This Instructable will show you how to build your own Crokinole game board.  Crokinole is a dexterity game which originated in Canada in the 1870's and has gained a large enough following that there has been a World Crokinole Championship in  Tavistock, Ontario Canada every year since 1999.

The rules are fairly simple.  You score points by flicking your discs toward the center hole on the board while simultaneously attempting to knock your opponents discs off the board.  If your disc lands in the hole it's worth 20 points which you can't lose (that disc is removed from the board.)  The inner ring is worth 15, middle 10, and outer ring 5.  A disc touching a ring rounds downward.  Zero value discs are removed from the board.   A very important rule is that you MUST hit an opposing disc if there is one on the board.  This leads to interesting game play involving bounce shots and attempts to clear multiple opposing discs.

To get a quick feel for the game watch this video of an expert demonstrating his skills.  (Normally he would be alternating turns with an opponent who would be shootings discs back his way.)

Step 1: Materials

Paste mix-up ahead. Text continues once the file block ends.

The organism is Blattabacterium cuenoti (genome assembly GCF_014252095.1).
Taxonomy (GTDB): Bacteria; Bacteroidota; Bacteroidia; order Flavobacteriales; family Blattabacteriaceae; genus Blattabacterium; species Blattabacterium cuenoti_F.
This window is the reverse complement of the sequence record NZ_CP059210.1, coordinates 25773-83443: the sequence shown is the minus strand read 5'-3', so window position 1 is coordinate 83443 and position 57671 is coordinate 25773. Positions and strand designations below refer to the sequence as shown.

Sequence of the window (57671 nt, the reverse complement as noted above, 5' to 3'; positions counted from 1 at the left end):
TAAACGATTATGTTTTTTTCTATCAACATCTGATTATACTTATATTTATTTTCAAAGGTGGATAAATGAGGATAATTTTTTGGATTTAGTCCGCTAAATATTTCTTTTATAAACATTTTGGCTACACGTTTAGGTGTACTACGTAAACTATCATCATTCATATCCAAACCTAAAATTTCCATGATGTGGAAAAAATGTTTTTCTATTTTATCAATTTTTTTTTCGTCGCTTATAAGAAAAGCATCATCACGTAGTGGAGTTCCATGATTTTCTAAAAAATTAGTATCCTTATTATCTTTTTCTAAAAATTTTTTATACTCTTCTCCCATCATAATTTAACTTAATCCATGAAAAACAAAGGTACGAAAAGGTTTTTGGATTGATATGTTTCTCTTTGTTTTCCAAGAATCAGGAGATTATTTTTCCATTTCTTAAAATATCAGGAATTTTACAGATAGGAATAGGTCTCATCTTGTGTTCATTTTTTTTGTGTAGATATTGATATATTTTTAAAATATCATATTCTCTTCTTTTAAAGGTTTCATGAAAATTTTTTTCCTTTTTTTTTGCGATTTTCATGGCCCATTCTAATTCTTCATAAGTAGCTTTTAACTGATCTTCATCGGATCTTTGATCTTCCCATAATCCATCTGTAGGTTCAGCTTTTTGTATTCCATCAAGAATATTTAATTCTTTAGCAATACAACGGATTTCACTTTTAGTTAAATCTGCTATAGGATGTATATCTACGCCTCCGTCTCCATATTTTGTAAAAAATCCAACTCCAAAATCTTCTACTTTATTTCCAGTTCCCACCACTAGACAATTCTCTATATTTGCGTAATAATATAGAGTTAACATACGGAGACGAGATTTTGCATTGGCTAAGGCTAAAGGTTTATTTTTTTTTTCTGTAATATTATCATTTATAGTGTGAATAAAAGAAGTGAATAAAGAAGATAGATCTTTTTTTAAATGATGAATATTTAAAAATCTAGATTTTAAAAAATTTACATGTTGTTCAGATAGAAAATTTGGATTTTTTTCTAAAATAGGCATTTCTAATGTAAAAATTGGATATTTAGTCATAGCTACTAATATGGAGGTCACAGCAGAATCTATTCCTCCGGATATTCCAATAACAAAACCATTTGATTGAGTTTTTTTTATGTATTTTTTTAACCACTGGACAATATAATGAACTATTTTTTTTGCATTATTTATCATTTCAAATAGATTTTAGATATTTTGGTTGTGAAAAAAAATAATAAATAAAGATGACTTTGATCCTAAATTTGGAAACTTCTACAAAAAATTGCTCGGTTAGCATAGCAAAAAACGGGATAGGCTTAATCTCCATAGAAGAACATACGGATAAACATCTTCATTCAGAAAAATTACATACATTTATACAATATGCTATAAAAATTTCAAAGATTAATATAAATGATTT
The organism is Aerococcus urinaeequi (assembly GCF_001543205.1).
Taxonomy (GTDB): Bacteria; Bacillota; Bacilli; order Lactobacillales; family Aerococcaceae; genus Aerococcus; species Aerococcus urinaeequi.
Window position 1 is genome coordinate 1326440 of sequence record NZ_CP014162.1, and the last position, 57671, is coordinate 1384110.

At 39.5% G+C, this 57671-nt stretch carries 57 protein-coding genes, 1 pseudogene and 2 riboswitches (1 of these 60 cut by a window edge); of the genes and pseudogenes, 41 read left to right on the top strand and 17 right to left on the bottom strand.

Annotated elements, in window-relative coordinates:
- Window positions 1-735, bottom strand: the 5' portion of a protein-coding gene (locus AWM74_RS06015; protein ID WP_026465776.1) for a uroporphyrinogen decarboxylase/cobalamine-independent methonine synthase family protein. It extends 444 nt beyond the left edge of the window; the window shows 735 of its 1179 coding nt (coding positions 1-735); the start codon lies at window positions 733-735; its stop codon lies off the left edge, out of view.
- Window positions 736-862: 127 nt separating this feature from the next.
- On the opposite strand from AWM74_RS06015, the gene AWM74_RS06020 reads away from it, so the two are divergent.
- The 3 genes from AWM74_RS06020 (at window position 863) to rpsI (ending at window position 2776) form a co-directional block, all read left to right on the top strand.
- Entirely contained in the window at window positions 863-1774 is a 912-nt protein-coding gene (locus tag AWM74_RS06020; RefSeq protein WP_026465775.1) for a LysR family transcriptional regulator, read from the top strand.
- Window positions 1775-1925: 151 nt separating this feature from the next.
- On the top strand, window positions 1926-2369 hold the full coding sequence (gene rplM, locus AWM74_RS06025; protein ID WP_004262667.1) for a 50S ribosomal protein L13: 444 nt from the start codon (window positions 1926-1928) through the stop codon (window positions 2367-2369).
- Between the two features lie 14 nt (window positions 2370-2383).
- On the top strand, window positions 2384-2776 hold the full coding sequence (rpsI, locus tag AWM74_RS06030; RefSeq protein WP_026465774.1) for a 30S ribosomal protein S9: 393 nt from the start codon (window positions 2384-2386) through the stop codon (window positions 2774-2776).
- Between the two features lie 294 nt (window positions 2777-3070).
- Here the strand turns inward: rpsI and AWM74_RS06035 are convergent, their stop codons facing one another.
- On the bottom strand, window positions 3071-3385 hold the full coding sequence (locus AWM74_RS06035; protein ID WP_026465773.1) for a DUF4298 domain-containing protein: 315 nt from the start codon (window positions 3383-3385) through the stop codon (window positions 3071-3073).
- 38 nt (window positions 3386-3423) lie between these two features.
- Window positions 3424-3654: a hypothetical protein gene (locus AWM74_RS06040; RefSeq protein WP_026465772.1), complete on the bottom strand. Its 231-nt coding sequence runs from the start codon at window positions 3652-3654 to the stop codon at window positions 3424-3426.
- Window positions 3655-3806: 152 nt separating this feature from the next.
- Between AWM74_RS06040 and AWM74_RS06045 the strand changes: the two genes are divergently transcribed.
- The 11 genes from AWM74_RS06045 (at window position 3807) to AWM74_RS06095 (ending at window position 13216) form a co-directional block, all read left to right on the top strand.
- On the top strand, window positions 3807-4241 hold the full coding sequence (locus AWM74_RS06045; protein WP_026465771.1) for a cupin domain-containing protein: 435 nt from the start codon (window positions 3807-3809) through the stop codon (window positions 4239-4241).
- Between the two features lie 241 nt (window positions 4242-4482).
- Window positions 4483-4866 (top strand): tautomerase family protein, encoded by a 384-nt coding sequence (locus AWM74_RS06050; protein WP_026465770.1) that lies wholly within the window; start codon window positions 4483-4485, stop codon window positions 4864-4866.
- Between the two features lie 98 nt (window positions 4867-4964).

The materials for this project are pretty common and should be readily available.

- one 26" x 26" sheet of 1/2 inch finished grade plywood, for deck
- one 32" x 32" sheet of 1/2 inch plywood, can be a lesser grade for the bottom
- 106" of 3/4" x 1" wood for the rails
- 3/16" dowel rod, about 8" long (cut into 8 - 3/4 " pieces) for the pegs
- 1/4" vinyl tubing, about 4" long (cut into 8 - 1/2" pieces) for the pegs
- wood glue
- polyurethane
- carnuba wax

Step 2: Cut the Base

A good size for the base is 32 inches across.  After attaching the deck this leaves about 2 1/4" for the ditch and 3/4" for the rails.   Crokinole boards are made in both round and octagonal shapes.  I think it's a little easier to construct an octagonal board  because making a round rail gets more complicated.  On a 32" octagonal board the 8 sides will be 13 1/4" long so the cut points for the diagonal cuts will be 9  3/8" from the corners.  (I painted the bottom of my board because it was ugly scrap plywood.)  If you want to paint the top too make sure you stay 3/4" away from the edges because you want a good bond of bare wood to wood.

Step 3: Make the Rails